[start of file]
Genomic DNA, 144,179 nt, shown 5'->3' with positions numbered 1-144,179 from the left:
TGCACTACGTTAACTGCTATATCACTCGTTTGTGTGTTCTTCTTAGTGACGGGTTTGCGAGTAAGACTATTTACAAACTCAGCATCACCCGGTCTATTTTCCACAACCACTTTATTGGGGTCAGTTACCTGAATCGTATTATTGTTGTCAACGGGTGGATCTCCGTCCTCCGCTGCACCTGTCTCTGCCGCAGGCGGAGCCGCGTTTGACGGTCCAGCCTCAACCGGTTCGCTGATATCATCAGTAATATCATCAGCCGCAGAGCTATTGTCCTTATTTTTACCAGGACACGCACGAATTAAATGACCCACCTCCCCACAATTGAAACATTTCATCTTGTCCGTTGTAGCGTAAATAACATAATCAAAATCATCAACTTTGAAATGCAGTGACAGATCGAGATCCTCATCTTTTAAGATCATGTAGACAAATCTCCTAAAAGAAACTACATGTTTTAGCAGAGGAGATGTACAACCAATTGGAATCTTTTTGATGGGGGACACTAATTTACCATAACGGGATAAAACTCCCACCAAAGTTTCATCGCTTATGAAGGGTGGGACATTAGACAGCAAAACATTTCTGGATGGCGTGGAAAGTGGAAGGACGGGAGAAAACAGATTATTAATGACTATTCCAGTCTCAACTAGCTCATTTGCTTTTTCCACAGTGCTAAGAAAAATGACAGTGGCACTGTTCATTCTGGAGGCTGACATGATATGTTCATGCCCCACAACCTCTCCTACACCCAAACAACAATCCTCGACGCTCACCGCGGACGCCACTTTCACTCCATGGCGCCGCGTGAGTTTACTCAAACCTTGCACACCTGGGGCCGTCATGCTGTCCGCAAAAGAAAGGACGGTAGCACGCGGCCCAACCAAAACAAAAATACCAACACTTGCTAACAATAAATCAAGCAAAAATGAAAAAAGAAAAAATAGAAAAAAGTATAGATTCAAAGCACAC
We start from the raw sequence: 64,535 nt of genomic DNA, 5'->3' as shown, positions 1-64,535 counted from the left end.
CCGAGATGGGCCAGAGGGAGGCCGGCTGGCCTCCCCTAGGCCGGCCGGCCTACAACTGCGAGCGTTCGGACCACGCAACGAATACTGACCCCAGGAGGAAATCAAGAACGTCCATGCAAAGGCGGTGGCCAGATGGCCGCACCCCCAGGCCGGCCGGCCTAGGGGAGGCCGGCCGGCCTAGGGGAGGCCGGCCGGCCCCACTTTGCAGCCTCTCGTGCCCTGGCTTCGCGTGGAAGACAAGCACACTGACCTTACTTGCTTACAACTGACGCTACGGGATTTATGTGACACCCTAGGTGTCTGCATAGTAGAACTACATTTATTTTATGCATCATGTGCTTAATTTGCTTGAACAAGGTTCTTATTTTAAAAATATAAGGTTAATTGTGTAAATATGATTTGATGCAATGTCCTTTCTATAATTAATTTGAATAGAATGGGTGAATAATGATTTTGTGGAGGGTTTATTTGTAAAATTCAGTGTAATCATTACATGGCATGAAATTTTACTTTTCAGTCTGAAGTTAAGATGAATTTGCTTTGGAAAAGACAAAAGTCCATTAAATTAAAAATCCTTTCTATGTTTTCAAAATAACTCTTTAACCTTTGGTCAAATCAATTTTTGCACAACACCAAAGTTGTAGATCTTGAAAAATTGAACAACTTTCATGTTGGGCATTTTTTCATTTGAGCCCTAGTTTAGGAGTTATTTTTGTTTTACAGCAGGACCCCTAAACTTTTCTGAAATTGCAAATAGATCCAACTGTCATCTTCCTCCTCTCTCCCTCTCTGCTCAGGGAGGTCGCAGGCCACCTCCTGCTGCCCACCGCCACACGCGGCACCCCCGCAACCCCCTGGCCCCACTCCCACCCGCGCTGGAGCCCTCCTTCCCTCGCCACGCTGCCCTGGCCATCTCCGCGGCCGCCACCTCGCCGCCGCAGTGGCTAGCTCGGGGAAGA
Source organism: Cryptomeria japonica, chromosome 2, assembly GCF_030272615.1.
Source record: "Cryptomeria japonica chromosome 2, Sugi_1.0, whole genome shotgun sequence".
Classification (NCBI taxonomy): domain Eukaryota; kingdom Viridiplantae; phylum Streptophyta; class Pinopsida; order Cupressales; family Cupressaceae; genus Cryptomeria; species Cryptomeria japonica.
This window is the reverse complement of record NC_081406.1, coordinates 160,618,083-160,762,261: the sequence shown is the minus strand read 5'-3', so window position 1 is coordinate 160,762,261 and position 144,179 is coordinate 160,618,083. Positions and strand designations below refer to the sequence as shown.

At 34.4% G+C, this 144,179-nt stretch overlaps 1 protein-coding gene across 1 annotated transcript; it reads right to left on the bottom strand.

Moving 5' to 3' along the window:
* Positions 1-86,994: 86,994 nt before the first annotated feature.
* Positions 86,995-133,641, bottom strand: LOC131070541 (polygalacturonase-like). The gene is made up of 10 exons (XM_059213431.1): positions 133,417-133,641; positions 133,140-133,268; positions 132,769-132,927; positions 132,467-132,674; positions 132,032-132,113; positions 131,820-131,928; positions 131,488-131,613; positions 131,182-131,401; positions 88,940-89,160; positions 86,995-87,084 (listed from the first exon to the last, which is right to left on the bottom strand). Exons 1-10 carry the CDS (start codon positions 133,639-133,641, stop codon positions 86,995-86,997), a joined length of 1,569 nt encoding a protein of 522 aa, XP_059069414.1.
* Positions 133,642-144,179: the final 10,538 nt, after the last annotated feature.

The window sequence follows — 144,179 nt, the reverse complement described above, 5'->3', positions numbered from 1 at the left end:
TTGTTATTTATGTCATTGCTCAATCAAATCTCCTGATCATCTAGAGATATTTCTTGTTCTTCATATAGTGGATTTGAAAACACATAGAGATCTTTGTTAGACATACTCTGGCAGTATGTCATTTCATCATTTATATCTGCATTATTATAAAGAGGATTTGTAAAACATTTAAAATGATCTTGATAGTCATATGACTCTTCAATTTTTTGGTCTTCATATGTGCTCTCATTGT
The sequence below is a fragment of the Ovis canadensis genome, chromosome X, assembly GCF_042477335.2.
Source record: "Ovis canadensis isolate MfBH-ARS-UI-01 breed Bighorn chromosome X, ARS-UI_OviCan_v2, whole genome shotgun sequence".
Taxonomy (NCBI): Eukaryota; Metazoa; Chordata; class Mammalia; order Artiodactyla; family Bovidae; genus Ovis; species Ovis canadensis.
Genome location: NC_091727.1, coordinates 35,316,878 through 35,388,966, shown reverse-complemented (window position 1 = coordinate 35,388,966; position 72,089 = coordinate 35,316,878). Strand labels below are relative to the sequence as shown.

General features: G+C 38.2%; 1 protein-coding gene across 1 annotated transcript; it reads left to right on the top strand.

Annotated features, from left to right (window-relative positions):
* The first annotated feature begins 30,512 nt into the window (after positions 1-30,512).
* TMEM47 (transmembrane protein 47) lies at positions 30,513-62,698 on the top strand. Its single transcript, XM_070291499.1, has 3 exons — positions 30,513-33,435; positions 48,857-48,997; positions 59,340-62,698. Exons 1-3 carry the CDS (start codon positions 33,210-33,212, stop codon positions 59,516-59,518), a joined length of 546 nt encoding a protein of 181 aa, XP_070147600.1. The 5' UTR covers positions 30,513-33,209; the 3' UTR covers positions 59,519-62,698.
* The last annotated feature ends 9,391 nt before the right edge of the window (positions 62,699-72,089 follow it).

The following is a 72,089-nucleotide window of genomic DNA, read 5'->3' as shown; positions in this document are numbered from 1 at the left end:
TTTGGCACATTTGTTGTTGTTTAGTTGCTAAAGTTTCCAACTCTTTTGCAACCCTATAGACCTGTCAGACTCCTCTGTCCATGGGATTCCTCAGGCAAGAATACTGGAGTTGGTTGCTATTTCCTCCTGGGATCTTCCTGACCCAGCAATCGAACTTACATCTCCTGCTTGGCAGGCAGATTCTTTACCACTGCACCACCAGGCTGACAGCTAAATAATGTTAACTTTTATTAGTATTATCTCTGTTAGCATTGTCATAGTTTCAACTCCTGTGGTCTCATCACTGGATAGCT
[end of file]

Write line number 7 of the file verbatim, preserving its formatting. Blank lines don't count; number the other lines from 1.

Classification (NCBI taxonomy): domain Eukaryota; kingdom Viridiplantae; phylum Streptophyta; class Pinopsida; order Cupressales; family Cupressaceae; genus Cryptomeria; species Cryptomeria japonica.